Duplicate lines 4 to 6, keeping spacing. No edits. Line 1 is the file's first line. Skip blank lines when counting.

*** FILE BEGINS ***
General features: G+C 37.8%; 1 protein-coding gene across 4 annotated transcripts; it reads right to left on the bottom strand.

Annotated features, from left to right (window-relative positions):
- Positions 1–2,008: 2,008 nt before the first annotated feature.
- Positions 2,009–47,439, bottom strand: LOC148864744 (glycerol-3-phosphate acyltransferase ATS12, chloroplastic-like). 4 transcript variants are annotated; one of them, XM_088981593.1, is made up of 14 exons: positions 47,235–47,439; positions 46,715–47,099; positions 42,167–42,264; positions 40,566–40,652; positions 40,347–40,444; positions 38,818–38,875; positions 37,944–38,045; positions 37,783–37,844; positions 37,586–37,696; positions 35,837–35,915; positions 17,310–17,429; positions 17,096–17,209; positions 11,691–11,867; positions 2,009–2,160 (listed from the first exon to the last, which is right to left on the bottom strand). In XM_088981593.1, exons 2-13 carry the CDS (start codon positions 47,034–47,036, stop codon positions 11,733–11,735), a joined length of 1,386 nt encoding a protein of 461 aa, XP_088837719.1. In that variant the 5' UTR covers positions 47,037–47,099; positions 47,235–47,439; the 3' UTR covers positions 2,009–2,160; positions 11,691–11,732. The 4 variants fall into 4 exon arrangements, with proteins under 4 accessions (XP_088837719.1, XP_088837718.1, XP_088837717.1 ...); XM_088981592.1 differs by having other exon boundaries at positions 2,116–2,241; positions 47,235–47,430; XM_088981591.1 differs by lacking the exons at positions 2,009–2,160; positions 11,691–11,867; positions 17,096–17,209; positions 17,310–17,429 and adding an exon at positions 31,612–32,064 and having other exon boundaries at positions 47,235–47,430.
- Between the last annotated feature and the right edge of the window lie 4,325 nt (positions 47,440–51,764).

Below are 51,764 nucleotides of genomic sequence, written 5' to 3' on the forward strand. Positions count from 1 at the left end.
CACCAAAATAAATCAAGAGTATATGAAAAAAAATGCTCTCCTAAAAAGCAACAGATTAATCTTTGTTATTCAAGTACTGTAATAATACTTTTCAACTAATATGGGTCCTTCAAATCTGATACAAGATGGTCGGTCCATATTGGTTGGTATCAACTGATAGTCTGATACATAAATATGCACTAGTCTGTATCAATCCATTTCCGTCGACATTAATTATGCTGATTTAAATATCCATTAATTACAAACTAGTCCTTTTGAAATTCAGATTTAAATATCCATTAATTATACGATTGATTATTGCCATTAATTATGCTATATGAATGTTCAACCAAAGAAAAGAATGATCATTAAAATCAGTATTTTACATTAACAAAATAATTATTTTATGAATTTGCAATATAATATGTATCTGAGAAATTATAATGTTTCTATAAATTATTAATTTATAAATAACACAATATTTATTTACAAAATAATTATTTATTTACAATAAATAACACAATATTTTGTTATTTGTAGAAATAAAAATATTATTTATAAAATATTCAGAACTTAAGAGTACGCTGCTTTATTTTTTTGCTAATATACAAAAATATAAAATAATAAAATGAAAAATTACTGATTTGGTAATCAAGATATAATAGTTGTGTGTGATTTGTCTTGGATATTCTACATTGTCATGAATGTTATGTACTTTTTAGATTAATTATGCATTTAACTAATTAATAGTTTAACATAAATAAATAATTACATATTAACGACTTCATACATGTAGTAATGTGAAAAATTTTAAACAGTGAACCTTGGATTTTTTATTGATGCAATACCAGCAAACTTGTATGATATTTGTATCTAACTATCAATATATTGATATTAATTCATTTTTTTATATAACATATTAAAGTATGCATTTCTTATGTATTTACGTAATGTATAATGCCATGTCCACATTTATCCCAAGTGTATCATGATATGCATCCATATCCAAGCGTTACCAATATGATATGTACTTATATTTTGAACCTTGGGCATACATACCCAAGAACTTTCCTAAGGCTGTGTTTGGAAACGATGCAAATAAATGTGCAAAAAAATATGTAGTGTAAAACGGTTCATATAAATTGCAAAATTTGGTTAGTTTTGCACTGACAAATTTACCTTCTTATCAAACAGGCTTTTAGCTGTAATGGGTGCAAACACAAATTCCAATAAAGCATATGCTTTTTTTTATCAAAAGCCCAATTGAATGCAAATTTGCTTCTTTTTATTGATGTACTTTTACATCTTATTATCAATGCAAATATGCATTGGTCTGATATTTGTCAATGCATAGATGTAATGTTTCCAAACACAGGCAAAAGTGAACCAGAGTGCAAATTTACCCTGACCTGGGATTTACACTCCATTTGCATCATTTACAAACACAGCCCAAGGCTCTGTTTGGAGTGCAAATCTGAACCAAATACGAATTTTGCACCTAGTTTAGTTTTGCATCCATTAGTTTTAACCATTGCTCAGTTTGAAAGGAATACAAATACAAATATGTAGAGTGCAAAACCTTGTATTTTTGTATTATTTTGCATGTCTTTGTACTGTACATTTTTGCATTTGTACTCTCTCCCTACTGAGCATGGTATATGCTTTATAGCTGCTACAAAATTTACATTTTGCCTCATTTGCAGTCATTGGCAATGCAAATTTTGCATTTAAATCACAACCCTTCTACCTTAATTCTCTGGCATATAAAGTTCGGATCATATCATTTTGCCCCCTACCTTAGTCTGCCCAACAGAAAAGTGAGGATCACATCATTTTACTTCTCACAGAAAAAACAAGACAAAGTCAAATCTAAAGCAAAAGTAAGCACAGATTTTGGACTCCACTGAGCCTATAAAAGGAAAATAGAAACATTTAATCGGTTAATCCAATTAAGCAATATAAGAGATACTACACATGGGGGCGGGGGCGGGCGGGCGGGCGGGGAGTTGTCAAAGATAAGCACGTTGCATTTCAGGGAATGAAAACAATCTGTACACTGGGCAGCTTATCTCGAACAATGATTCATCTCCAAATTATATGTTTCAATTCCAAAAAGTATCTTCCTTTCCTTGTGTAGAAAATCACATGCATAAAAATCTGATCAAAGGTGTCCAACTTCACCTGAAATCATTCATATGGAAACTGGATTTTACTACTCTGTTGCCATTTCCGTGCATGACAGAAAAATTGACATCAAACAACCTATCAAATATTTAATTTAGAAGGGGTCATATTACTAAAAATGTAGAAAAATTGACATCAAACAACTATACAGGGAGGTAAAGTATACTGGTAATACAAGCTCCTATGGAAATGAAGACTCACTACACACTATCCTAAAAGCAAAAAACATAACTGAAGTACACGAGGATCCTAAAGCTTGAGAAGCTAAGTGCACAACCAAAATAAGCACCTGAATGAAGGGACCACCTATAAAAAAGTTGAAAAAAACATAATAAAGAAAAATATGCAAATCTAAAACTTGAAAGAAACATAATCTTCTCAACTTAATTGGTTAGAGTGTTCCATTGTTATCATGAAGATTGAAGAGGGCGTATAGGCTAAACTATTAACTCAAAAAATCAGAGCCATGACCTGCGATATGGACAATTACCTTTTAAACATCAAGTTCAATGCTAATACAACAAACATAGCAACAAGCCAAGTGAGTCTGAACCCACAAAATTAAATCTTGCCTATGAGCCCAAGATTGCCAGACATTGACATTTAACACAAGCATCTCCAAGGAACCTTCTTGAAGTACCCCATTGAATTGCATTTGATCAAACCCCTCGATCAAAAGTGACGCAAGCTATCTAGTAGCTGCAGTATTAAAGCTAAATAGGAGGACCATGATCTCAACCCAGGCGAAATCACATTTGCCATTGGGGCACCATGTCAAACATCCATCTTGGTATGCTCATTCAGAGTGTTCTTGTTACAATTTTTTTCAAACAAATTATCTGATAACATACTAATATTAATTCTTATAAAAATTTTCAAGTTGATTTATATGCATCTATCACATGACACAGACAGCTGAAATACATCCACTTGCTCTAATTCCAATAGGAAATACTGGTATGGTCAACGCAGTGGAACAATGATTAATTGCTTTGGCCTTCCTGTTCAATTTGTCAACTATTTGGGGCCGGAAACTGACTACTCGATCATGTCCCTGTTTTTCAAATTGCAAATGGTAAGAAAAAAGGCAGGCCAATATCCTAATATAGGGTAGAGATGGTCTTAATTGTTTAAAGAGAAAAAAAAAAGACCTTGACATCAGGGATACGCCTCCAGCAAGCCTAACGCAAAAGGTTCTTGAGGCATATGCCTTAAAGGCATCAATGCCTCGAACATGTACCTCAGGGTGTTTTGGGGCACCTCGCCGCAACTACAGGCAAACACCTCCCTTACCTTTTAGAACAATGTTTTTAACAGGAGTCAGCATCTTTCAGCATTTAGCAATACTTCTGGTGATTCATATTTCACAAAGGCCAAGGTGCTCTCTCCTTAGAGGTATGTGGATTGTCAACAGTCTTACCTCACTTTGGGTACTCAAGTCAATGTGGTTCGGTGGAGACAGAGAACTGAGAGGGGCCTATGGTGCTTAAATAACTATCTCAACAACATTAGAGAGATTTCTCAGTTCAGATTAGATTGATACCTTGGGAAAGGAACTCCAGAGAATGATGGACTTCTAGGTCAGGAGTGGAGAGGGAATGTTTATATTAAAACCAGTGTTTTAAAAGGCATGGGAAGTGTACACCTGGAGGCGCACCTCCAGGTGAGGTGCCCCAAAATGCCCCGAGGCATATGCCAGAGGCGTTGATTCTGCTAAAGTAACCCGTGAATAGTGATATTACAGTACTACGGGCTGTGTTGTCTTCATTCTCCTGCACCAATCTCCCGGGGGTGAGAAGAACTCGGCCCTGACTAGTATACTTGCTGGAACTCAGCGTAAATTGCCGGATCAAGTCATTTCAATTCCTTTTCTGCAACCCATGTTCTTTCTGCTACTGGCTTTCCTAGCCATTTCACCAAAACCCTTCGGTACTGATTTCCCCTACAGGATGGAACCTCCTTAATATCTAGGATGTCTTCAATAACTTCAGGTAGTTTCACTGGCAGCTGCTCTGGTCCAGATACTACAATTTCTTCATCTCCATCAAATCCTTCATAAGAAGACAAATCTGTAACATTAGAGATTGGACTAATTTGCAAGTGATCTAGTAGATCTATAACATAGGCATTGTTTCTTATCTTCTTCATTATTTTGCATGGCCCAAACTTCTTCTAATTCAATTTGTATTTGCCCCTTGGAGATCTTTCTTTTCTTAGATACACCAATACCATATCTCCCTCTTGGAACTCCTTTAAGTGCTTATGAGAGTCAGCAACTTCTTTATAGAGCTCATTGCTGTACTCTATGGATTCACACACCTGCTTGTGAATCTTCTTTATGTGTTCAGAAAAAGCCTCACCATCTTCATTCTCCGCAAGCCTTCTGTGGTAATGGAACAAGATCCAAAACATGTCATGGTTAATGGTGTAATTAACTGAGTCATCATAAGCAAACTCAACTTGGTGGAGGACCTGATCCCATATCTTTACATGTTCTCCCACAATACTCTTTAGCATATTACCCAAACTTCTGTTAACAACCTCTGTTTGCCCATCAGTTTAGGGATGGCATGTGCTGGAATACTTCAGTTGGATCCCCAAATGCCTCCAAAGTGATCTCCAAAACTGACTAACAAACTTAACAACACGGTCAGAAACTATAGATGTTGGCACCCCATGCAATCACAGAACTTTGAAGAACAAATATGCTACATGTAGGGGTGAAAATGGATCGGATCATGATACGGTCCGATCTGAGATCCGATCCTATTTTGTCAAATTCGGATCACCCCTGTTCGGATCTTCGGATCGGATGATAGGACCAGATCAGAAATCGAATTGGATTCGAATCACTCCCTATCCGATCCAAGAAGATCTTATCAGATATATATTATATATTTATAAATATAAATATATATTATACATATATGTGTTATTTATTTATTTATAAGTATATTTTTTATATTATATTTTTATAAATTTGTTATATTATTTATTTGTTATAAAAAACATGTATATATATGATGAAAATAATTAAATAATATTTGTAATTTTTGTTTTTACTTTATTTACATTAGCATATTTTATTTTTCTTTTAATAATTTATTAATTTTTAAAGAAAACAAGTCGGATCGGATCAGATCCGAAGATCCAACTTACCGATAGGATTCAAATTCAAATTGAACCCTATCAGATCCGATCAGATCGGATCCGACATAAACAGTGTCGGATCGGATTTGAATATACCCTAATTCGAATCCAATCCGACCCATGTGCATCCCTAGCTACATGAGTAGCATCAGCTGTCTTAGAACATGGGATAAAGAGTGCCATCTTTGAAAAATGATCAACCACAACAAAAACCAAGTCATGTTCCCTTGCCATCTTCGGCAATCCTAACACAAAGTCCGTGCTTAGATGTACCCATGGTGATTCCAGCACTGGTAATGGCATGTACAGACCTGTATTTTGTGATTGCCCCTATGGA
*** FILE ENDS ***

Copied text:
- Positions 2,009–47,439, bottom strand: LOC148864744 (glycerol-3-phosphate acyltransferase ATS12, chloroplastic-like). 4 transcript variants are annotated; one of them, XM_088981593.1, is made up of 14 exons: positions 47,235–47,439; positions 46,715–47,099; positions 42,167–42,264; positions 40,566–40,652; positions 40,347–40,444; positions 38,818–38,875; positions 37,944–38,045; positions 37,783–37,844; positions 37,586–37,696; positions 35,837–35,915; positions 17,310–17,429; positions 17,096–17,209; positions 11,691–11,867; positions 2,009–2,160 (listed from the first exon to the last, which is right to left on the bottom strand). In XM_088981593.1, exons 2-13 carry the CDS (start codon positions 47,034–47,036, stop codon positions 11,733–11,735), a joined length of 1,386 nt encoding a protein of 461 aa, XP_088837719.1. In that variant the 5' UTR covers positions 47,037–47,099; positions 47,235–47,439; the 3' UTR covers positions 2,009–2,160; positions 11,691–11,732. The 4 variants fall into 4 exon arrangements, with proteins under 4 accessions (XP_088837719.1, XP_088837718.1, XP_088837717.1 ...); XM_088981592.1 differs by having other exon boundaries at positions 2,116–2,241; positions 47,235–47,430; XM_088981591.1 differs by lacking the exons at positions 2,009–2,160; positions 11,691–11,867; positions 17,096–17,209; positions 17,310–17,429 and adding an exon at positions 31,612–32,064 and having other exon boundaries at positions 47,235–47,430.
- Between the last annotated feature and the right edge of the window lie 4,325 nt (positions 47,440–51,764).

Below are 51,764 nucleotides of genomic sequence, written 5' to 3' on the forward strand. Positions count from 1 at the left end.